Name:Rifapentine 600 mg orally
Description:Once a week for 12 weeks using Video Directly Observed Therapy
Arm Name:Untreated Latent Tuberculosis Infection
Other Name:Priftin
Intervention Type:Drug
Name:Isoniazid 900 mg orally
Description:Once a week for 12 weeks using Video Directly Observed Therapy
Arm Name:Untreated Latent Tuberculosis Infection
Other Name:INH
Intervention Type:Drug
Name:Pyridoxine 50 mg orally
Description:Once a week for 12 weeks using Video Directly Observed Therapy
Arm Name:Untreated Latent Tuberculosis Infection
Other Name:Vitamin B6

Study Arms

Study Arm Type:Other
Arm Name:Untreated Latent Tuberculosis Infection
Description:Isoniazid 900 mg orally + Rifapentine 600 mg orally + Pyridoxine 50 mg orally once a week for 12 weeks

Study Agencies

Agency Class:Other
Agency Type:Lead Sponsor
Agency Name:St. Louis University

Samples and Retentions

Sample Retention:Samples Without DNA
Description: 20 mL of Peripheral Blood Mononuclear Cells (PBMCs) will be collected for future research.
Study Population: Adults with latent tuberculosis
Sample Method:Non-Probability Sample

Study References

Reference Type:Results Reference
Citation:Menzies D, Gardiner G, Farhat M, Greenaway C, Pai M. Thinking in three dimensions: a web-based algorithm to aid the interpretation of tuberculin skin test results. Int J Tuberc Lung Dis. 2008 May;12(5):498-505.
PMID:18419884
Reference Type:Results Reference
Citation:Holzschuh EL, Province S, Johnson K, Walls C, Shemwell C, Martin G, Showalter A, Dunlay J, Conyers A, Griffin P, Tausz N. Use of Video Directly Observed Therapy for Treatment of Latent Tuberculosis Infection - Johnson County, Kansas, 2015. MMWR Morb Mortal Wkly Rep. 2017 Apr 14;66(14):387-389. doi: 10.15585/mmwr.mm6614a3.
PMID:28406884
Reference Type:Results Reference
Citation:Sterling TR, Villarino ME, Borisov AS, Shang N, Gordin F, Bliven-Sizemore E, Hackman J, Hamilton CD, Menzies D, Kerrigan A, Weis SE, Weiner M, Wing D, Conde MB, Bozeman L, Horsburgh CR Jr, Chaisson RE; TB Trials Consortium PREVENT TB Study Team. Three months of rifapentine and isoniazid for latent tuberculosis infection. N Engl J Med. 2011 Dec 8;365(23):2155-66. doi: 10.1056/NEJMoa1104875.
PMID:22150035
Reference Type:Results Reference
Citation:Bliven-Sizemore EE, Sterling TR, Shang N, Benator D, Schwartzman K, Reves R, Drobeniuc J, Bock N, Villarino ME; TB Trials Consortium. Three months of weekly rifapentine plus isoniazid is less hepatotoxic than nine months of daily isoniazid for LTBI. Int J Tuberc Lung Dis. 2015 Sep;19(9):1039-44, i-v. doi: 10.5588/ijtld.14.0829.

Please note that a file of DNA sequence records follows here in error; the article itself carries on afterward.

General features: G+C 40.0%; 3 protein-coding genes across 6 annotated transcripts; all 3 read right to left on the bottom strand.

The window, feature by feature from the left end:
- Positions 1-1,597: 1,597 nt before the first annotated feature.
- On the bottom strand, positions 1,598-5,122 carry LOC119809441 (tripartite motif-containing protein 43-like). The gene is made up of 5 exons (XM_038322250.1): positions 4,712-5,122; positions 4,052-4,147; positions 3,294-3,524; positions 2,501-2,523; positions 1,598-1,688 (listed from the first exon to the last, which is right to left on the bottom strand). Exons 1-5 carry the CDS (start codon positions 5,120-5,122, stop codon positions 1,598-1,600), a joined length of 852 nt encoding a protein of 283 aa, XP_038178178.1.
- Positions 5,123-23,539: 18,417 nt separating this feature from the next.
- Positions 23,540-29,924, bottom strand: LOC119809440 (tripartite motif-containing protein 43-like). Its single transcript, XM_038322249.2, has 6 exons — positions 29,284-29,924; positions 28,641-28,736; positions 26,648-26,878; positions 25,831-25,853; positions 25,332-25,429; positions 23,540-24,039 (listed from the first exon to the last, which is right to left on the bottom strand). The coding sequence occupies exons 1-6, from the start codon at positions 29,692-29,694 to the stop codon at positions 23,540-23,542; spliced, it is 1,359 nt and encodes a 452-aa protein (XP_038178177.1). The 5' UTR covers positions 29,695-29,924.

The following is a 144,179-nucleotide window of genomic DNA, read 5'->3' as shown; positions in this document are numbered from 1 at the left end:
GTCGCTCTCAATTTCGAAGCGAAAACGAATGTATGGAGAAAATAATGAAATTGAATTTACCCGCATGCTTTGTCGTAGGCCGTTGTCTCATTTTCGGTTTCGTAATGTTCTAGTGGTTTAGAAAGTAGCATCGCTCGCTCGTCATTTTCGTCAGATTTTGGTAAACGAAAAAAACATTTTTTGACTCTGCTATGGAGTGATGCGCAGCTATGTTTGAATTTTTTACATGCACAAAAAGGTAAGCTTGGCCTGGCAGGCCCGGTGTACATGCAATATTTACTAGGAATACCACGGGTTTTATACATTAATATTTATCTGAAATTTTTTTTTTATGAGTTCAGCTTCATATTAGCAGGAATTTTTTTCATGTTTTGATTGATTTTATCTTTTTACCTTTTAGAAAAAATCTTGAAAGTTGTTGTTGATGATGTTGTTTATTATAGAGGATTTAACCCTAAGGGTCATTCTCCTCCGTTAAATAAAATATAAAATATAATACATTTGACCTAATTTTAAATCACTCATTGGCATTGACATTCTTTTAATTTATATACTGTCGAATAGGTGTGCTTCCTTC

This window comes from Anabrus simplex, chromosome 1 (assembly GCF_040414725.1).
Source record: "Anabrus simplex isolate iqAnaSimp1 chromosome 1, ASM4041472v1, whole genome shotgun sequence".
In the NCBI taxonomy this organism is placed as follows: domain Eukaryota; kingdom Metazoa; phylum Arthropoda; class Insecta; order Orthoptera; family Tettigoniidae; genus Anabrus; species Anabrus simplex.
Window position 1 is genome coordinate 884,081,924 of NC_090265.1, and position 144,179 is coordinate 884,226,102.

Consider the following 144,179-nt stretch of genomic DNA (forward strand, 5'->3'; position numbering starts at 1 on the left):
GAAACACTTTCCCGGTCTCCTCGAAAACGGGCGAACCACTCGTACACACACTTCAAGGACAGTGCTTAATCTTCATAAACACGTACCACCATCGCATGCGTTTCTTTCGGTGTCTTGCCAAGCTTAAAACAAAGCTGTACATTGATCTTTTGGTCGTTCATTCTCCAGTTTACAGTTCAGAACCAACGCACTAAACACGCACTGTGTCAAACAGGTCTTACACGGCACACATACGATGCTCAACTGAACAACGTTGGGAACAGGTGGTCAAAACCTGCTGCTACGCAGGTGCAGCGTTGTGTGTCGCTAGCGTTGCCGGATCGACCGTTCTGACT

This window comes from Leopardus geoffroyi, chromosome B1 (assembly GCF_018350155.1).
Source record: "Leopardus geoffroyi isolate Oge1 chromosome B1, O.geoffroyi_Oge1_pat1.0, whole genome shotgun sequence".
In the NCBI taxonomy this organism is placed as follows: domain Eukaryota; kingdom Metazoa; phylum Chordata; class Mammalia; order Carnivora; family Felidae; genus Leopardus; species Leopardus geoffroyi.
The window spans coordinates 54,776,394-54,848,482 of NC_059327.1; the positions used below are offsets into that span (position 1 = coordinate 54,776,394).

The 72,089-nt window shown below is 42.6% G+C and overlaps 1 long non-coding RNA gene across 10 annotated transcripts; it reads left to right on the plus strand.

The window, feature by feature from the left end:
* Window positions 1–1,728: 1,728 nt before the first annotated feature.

PMID:26260821
Reference Type:Results Reference
Citation:Sterling TR, Moro RN, Borisov AS, Phillips E, Shepherd G, Adkinson NF, Weis S, Ho C, Villarino ME; Tuberculosis Trials Consortium. Flu-like and Other Systemic Drug Reactions Among Persons Receiving Weekly Rifapentine Plus Isoniazid or Daily Isoniazid for Treatment of Latent Tuberculosis Infection in the PREVENT Tuberculosis Study. Clin Infect Dis. 2015 Aug 15;61(4):527-35. doi: 10.1093/cid/civ323. Epub 2015 Apr 22.
PMID:25904367
Reference Type:Results Reference
Citation:Sterling TR, Scott NA, Miro JM, Calvet G, La Rosa A, Infante R, Chen MP, Benator DA, Gordin F, Benson CA, Chaisson RE, Villarino ME; Tuberculosis Trials Consortium, the AIDS Clinical Trials Group for the PREVENT TB Trial (TBTC Study 26ACTG 5259) The investigators of the TB Trials Consortium and the AIDS Clinical Trials Group for the PREVENT TB Trial are listed in the Supplement, item 17. Three months of weekly rifapentine and isoniazid for treatment of Mycobacterium tuberculosis infection in HIV-coinfected persons. AIDS. 2016 Jun 19;30(10):1607-15. doi: 10.1097/QAD.0000000000001098.
PMID:27243774
Reference Type:Results Reference
Citation:Stuurman AL, Vonk Noordegraaf-Schouten M, van Kessel F, Oordt-Speets AM, Sandgren A, van der Werf MJ. Interventions for improving adherence to treatment for latent tuberculosis infection: a systematic review. BMC Infect Dis. 2016 Jun 8;16:257. doi: 10.1186/s12879-016-1549-4. Review.
PMID:27268103
Reference Type:Results Reference
Citation:Li J, Munsiff SS, Tarantino T, Dorsinville M. Adherence to treatment of latent tuberculosis infection in a clinical population in New York City. Int J Infect Dis. 2010 Apr;14(4):e292-7. doi: 10.1016/j.ijid.2009.05.007. Epub 2009 Aug 4.
PMID:19656705
Reference Type:Results Reference
Citation:Salinas JL, Mindra G, Haddad MB, Pratt R, Price SF, Langer AJ. Leveling of Tuberculosis Incidence - United States, 2013-2015. MMWR Morb Mortal Wkly Rep. 2016 Mar 25;65(11):273-8. doi: 10.15585/mmwr.mm6511a2.
PMID:27010173

Data Source: ClinicalTrials.gov

Date Processed: January 21, 2020